May/June 2017 – Vol. 29 No. 7

How Will the Next Generation Science Standards Impact Higher Education in California?

Posted: Friday, March 1st, 2013

by Carolyn Holcroft and Gregory Potter

In recent months we’ve had many occasions to talk about the NGSS with our college faculty colleagues and without exception, reactions have been overwhelmingly positive. The vision set forth in the “Framework for K-12 Science Education” for integrating scientific practices, crosscutting concepts and disciplinary core ideas makes good sense. The “Conceptual Shifts” and the draft “Definition of College and Career Readiness in Science” seem promising and ambitious, and once the NGSS are successfully implemented we can expect to see a drastically different level of preparedness in the students arriving at our colleges.

The emphasis on deeper understanding and application and somewhat less content will certainly necessitate significant changes both in our curriculum and in the ways many higher ed faculty teach. A recurring theme I hear in NGSS and pedagogy discussions is that, “teachers usually teach students the way they themselves were taught”. Consequently, many higher ed faculty have a strong central focus on content and much less attention to application and integration with other disciplines. As we educate future California science teachers, though, we cannot expect them to embrace and engage in the paradigm shift if we’re not modeling it. However, even those faculty who don’t teach the teacher preparation courses will have to reevaluate their pedagogy. When students who have successfully met the NGSS begin to graduate and enroll in our college courses, they’ll surely vote with their feet if we offer them no more than the traditional delivery of content with little else.  Although this prospect is perhaps daunting, in the long run this is a tremendous chance to strengthen the K-16 pedagogy and curriculum and most importantly, graduate students who are better prepared to think critically and innovatively

So what is higher education doing to prepare for the impending paradigm shift? Faculty leaders are spreading the word and increasing faculty awareness of the NGSS. There is also a great opportunity for higher ed faculty to collaborate to design (and in some cases, redesign) the common course descriptors used for articulation to have a greater focus on practice and application rather than predominantly on content mastery. We can continue to work towards integrating higher expectations for writing and critical thinking ability in our assignments. We can also take a new look at the degrees we offer, to ensure that they reflect the NGSS emphasis on building coherently over the course of a student’s education.  That is, rather than building our science degrees as selections of courses in distinct silos, we can strive to make more obvious connections across our curriculum and offer ongoing opportunities for students to deepen their scientific understanding as they progress through their coursework. In doing so, we reinforce the overriding outcomes and meaning that serve as the foundation for our degrees. The NGSS is a promising impetus for change and it is our job as faculty of higher education to take this opportunity and run with it; to facilitate truly really meaningful change in education.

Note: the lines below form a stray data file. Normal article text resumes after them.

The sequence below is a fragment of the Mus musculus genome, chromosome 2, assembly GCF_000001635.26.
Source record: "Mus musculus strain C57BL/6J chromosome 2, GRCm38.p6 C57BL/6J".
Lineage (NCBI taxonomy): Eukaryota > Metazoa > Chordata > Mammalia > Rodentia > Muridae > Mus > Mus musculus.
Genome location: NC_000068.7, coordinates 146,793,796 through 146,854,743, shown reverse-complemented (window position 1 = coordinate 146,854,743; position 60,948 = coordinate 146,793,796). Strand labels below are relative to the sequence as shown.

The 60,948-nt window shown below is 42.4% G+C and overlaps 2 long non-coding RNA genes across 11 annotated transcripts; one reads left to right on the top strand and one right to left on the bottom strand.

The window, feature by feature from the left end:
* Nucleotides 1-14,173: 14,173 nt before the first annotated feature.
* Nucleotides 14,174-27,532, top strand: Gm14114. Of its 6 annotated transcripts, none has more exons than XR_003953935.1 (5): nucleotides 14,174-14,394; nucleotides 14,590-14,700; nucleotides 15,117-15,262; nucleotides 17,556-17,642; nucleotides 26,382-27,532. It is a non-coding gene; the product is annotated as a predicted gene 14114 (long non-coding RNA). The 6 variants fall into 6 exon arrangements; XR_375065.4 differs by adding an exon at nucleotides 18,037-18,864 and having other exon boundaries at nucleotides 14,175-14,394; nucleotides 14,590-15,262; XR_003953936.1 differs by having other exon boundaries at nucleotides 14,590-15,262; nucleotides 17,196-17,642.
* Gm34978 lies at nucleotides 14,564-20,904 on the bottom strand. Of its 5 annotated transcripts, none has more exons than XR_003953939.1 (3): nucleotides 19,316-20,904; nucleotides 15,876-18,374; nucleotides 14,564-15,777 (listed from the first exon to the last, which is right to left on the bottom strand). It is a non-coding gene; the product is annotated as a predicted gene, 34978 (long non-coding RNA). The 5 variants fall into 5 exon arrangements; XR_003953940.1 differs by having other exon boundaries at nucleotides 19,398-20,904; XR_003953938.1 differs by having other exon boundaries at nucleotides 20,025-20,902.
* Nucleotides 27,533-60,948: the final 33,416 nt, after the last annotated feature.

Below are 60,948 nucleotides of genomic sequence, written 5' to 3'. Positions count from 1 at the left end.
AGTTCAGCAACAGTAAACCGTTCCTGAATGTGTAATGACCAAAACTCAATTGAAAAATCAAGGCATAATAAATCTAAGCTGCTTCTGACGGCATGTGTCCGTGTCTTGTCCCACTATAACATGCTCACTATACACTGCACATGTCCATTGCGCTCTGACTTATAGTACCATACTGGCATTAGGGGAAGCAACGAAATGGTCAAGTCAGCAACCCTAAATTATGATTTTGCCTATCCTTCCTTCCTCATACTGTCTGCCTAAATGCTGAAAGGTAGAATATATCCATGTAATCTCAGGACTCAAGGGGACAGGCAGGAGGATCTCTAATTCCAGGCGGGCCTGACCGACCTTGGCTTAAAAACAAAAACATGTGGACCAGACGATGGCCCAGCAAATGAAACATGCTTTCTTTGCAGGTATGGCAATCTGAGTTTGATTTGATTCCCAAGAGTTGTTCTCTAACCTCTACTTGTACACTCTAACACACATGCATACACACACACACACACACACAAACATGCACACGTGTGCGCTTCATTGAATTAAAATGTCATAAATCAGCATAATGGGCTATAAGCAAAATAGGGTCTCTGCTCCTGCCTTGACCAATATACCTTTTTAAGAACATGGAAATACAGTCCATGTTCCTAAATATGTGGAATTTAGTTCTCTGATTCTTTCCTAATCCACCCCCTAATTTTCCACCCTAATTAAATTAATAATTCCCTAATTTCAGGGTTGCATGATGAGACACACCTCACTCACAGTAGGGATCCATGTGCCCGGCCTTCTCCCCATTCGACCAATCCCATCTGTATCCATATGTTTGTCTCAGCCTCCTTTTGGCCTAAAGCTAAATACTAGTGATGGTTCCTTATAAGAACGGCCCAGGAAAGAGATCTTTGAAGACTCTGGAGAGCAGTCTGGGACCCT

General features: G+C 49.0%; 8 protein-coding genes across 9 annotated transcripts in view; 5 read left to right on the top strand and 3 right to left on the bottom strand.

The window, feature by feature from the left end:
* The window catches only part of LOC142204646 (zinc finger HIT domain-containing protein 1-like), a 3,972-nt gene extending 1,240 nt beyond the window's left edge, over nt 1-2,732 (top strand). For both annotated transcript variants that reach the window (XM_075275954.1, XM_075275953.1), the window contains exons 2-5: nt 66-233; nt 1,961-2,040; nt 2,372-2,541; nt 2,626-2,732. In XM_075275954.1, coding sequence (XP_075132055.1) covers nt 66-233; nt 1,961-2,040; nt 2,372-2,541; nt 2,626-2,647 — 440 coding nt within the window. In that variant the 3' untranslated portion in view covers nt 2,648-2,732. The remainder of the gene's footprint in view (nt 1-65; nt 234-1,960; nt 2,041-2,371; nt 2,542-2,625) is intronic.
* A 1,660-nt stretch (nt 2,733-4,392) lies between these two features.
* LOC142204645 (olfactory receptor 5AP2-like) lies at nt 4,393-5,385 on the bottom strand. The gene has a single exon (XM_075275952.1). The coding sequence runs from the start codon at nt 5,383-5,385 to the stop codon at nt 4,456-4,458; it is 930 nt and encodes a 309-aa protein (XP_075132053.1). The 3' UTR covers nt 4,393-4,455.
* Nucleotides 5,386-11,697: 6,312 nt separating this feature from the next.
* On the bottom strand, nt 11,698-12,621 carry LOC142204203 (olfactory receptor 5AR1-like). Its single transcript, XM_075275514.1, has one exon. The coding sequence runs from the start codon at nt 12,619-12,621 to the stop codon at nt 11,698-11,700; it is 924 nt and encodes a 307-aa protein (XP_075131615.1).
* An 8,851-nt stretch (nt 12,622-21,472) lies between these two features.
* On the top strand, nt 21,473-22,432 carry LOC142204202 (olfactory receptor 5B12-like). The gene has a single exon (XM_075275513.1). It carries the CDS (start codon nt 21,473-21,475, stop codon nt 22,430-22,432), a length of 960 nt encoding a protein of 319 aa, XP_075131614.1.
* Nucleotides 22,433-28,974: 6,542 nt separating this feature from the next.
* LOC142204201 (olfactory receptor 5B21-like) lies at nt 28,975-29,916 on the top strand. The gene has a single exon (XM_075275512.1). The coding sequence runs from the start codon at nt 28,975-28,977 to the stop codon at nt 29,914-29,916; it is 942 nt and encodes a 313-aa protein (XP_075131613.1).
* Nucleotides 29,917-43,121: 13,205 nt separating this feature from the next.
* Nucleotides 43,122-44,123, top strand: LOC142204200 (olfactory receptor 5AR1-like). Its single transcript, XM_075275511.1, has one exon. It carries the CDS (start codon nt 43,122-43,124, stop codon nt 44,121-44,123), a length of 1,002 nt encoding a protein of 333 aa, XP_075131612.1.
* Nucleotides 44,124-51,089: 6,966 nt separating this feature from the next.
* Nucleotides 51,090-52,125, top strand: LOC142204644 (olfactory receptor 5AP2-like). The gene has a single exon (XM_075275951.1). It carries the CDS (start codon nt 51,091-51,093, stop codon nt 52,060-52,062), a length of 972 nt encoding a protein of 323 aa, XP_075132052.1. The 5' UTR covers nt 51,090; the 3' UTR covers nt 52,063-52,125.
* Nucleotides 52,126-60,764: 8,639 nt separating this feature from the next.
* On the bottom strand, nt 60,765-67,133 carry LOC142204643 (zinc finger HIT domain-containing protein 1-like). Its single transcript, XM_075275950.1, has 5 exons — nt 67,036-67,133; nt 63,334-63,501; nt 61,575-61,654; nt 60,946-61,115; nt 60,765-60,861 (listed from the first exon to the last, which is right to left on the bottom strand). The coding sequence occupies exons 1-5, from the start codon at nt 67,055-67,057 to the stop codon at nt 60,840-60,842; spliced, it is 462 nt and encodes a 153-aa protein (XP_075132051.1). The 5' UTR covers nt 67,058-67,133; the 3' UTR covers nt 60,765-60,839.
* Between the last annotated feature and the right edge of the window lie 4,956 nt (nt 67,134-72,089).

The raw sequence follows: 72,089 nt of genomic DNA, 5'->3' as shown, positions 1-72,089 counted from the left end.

Carolyn Holcroft is CSTA’s two-year college director and teaches biology at Foothill College in Los Altos Hills, CA. 

Gregory Potter is CSTA’s four-year college director and is an assistant professor at the Bernerd School of Education at the University of the Pacific in Stockton, CA.

Written by California Science Teachers Association

California Science Teachers Association

CSTA represents science educators statewide—in every science discipline at every grade level, Kindergarten through University.

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CSTA Annual Conference Early Bird Rates End July 14

Posted: Wednesday, July 12th, 2017

by Jessica Sawko

Teachers engaged in workshop activity

Teachers engaging in hands-on learning during a workshop at the 2016 CSTA conference.

Don’t miss your chance to register at the early bird rate for the 2017 CSTA Conference – the early-bird rate closes July 14. Need ideas on how to secure funding for your participation? Visit our website for suggestions, a budget planning tool, and downloadable justification letter to share with your admin. Want to take advantage of the early rate – but know your district will pay eventually? Register online today and CSTA will reimburse you when we receive payment from your district/employer. (For more information on how that works contact Zi Stair in the office for details – 916-979-7004 or zi@cascience.org.)

New Information Now Available On-line:

Written by California Science Teachers Association

California Science Teachers Association

CSTA represents science educators statewide—in every science discipline at every grade level, Kindergarten through University.

Goodbye Outgoing and Welcome Incoming CSTA Board Members

Posted: Wednesday, July 12th, 2017

Jill Grace

Jill Grace, CSTA President, 2017-2019

On July 1, 2017 five CSTA members concluded their service and four new board members joined the ranks of the CSTA Board of Directors. CSTA is so grateful for all the volunteer board of directors who contribute hours upon hours of time and energy to advance the work of the association. At the June 3 board meeting, CSTA was able to say goodbye to the outgoing board members and welcome the incoming members.